Córdoba's claim to fame is the Mezquita, an unbelievable, incredibly well preserved mosque that dates from 784 AD.  The Mezquita is known not only for its architecture (the horseshoe arches are unreal), but also because inside this ginormous mosque is a Catholic church.  So yes, you can celebrate mass inside a mosque.  This was our first stop when we arrived in Córdoba and wow, is it impressive.  I am not sure my words will do justice....  But walking in and seeing the colorful arches almost stops you in your tracks -- just rows and rows of gorgeous horseshoe arches.  As you walk around, you'll find the high altar of the cathedral built inside.  It is not hard to miss -- so much larger and more grand than the rest of the mosque but almost seems out of place among the arches and lower ceilings of the surrounding building.  We wandered around for a good while, simply enjoying the Mezquita.

Finally we decided to head back outside and wander through the Jewish Quarter.  The area almost directly behind the Mezquita (away from the river) was once the judería.  It was a thriving neighborhood during Islamic rule.  We thoroughly enjoyed wandering the small, narrow streets complete with massive cobble stones which Serafina enjoyed pointing out repeatedly -- "It's a... ROCK!" While touristy in some of the areas, we also found many locals enjoy their breakfast on large patios turned into restaurants.  The buildings are white but with color from many plants as well as various colored doors and windows makes it such a gorgeous place to just walk and take it all in.  We found the old sinagoga (synagogue) that was built in 1314-1315 (there are only three medieval synagogues left in Spain).  Trevor and I could have easily wandered these streets for hours....  But we were getting a little hungry so...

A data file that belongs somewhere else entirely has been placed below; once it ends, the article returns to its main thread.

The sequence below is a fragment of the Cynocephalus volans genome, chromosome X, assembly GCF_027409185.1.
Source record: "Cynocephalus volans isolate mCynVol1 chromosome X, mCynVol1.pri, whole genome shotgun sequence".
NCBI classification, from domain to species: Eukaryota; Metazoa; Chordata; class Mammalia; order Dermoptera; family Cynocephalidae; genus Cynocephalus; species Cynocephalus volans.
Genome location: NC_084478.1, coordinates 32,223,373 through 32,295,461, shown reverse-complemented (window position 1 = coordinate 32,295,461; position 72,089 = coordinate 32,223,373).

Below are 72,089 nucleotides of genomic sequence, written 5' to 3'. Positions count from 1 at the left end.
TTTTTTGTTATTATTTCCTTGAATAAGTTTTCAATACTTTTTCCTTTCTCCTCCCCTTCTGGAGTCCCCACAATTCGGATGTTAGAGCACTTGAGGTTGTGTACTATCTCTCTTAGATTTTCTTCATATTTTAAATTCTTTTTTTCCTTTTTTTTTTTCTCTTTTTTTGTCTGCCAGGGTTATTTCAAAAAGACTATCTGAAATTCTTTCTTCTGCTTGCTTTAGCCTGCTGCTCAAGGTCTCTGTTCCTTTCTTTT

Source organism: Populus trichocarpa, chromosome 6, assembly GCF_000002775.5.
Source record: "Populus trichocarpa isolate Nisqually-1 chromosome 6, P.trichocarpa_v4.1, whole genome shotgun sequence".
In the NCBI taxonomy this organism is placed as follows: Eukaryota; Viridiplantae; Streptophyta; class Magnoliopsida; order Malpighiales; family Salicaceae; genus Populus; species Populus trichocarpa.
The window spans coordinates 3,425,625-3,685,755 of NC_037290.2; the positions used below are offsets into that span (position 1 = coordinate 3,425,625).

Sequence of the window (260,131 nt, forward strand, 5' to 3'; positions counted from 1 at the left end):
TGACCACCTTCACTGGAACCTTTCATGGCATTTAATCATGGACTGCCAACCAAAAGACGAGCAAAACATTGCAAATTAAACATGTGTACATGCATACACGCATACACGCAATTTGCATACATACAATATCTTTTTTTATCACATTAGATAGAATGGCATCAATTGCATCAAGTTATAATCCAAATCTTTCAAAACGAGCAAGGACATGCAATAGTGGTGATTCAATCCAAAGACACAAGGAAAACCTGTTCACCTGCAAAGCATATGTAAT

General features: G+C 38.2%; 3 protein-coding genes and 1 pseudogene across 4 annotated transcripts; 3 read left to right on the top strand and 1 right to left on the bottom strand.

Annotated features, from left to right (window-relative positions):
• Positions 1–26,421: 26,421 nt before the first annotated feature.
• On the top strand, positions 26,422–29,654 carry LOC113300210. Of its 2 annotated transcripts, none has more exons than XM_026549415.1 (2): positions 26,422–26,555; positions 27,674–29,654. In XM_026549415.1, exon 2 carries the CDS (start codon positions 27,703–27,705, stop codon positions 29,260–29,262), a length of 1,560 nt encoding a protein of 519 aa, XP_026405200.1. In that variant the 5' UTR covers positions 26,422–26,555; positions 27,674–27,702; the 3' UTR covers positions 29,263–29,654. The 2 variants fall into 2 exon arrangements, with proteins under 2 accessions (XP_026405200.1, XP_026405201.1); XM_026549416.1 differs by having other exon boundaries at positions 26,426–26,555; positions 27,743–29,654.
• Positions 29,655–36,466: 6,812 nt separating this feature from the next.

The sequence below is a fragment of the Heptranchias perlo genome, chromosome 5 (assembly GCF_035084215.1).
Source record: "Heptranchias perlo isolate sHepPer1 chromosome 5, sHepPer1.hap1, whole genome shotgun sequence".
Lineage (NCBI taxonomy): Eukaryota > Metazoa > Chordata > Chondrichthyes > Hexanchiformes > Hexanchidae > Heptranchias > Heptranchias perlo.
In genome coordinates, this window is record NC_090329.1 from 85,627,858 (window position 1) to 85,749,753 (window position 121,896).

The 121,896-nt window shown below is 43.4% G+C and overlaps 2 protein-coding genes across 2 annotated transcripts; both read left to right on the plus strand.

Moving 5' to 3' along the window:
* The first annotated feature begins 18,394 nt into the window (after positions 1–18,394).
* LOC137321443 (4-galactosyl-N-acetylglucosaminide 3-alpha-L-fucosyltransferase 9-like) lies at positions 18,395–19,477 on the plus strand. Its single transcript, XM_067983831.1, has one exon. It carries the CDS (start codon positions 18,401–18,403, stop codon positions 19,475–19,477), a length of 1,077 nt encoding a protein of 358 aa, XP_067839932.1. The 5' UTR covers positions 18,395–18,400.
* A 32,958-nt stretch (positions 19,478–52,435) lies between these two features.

We ventured back to the Mezquita and saw a very large line out the door of one bar.  People would exit with their arms full of plates of food and beer.  At first Trevor and I thought it was some extremely touristy place but as we got closer we realized that almost all of the people in line were locals.  So we did what any smart tourist would do -- we got in line too!  Turns out this bar served amazing food, in particular tortillas de patatas (kind of like a potato omlette) and salmorejo (like a thick tomato gazpacho).  And holy cow was it good!  We have eaten plenty of these two foods since we have been here, but so far this was the best.  And I should mention that the tortilla was HUGE, one slice was well over 5 inches tall.  Because the bar is so small, everyone eats outside on the steps of the Mezquita.  So we enjoyed our very Spanish lunch (washed down with a beer, of course) sitting on the steps and among many locals.  So if you are ever in Córdoba -- you must go to Bar Santos. We were too busy enjoying our food to take pictures...

We then made our way down to the river to walk across the Roman Bridge.  This bridge was first built in the first century and has been added to throughout the years.  While not the most exciting thing to look at, it does allow for some gorgeous views of the city.

Our Peanut needed a place where she could be a toddler for a bit, so we went to the Alcázar de los Reyes Chrisianos.  We quickly ran through the actual alcázar (essentially a castle, fortress) -- we were pretty underwhelmed but we've also seen the alcázars in Sevilla and at the Alhambra both of which are much more impressive.  However, the gardens were gorgeous and the perfect place for Serafina to run around (and sit and play in the dirt).